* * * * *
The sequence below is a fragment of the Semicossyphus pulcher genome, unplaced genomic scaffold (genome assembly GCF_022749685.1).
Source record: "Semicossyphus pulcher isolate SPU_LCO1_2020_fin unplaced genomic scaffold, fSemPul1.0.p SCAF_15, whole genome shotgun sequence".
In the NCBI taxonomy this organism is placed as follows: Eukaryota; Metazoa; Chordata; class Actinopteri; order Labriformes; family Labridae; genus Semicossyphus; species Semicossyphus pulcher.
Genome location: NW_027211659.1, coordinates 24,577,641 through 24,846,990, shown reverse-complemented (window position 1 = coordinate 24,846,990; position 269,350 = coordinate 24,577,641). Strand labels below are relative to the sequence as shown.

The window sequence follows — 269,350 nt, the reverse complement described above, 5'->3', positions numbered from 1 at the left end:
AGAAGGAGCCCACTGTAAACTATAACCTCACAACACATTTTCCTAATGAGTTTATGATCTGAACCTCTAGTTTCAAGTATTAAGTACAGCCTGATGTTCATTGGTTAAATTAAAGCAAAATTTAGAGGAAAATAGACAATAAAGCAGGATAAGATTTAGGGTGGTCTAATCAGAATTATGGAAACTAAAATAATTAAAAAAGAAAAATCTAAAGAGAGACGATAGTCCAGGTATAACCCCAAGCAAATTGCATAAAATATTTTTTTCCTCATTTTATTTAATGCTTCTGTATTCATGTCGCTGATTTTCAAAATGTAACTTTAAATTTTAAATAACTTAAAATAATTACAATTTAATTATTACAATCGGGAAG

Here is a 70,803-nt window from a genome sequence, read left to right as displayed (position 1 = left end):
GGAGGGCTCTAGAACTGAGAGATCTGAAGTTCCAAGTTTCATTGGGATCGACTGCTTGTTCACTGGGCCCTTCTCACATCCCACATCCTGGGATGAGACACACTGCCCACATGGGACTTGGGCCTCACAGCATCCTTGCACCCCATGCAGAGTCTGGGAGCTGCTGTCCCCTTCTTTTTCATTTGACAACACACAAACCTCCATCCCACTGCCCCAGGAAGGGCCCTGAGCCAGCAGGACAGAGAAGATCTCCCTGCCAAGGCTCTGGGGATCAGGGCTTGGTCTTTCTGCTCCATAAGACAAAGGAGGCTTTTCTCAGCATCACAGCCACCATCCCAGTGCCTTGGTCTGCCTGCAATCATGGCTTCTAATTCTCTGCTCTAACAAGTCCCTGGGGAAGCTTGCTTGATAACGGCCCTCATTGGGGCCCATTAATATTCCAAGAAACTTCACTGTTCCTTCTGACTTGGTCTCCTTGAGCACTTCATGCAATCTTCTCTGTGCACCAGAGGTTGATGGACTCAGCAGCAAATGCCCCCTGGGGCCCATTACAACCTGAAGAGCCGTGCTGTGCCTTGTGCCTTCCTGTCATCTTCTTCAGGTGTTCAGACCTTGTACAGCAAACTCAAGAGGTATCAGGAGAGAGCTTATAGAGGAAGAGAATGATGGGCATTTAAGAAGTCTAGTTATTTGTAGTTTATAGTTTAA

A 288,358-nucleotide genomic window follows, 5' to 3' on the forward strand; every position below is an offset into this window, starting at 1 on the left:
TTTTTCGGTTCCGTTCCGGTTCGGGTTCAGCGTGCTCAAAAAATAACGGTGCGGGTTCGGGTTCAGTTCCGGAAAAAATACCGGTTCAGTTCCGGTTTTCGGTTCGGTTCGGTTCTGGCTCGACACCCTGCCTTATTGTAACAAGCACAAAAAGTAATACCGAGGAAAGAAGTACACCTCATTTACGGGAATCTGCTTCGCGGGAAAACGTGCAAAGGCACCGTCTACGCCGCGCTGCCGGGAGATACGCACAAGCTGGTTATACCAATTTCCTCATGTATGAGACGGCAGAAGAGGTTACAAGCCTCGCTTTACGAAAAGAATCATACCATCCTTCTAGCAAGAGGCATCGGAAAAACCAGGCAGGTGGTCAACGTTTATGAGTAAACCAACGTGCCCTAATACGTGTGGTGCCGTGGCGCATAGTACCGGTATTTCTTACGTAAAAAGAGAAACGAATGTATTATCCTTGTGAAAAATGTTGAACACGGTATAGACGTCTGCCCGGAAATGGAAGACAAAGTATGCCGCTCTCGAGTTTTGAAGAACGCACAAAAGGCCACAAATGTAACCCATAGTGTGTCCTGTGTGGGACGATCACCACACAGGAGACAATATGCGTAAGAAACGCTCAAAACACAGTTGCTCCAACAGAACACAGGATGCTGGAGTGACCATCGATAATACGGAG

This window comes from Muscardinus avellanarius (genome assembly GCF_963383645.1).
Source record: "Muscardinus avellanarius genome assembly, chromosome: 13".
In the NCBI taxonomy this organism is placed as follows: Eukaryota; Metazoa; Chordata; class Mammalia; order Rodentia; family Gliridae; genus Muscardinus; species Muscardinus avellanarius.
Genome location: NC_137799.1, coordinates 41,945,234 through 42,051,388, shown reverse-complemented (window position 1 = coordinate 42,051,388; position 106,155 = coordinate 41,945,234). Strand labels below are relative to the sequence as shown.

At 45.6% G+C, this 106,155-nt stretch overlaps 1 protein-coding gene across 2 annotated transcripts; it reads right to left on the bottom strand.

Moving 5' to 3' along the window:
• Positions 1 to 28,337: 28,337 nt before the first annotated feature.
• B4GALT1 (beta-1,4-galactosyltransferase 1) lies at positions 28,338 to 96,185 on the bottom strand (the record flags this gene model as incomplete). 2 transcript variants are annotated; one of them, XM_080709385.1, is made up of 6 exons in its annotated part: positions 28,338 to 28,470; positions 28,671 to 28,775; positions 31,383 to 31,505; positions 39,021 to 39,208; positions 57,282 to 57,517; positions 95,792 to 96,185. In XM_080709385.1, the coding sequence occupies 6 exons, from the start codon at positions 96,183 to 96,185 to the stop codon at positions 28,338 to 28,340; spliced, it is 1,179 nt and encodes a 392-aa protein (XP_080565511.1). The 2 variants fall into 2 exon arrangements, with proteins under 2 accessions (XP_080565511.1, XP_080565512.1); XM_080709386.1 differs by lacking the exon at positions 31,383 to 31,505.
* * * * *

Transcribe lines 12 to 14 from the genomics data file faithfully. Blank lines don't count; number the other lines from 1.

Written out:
Source record: "Muscardinus avellanarius genome assembly, chromosome: 13".
In the NCBI taxonomy this organism is placed as follows: Eukaryota; Metazoa; Chordata; class Mammalia; order Rodentia; family Gliridae; genus Muscardinus; species Muscardinus avellanarius.
Genome location: NC_137799.1, coordinates 41,945,234 through 42,051,388, shown reverse-complemented (window position 1 = coordinate 42,051,388; position 106,155 = coordinate 41,945,234). Strand labels below are relative to the sequence as shown.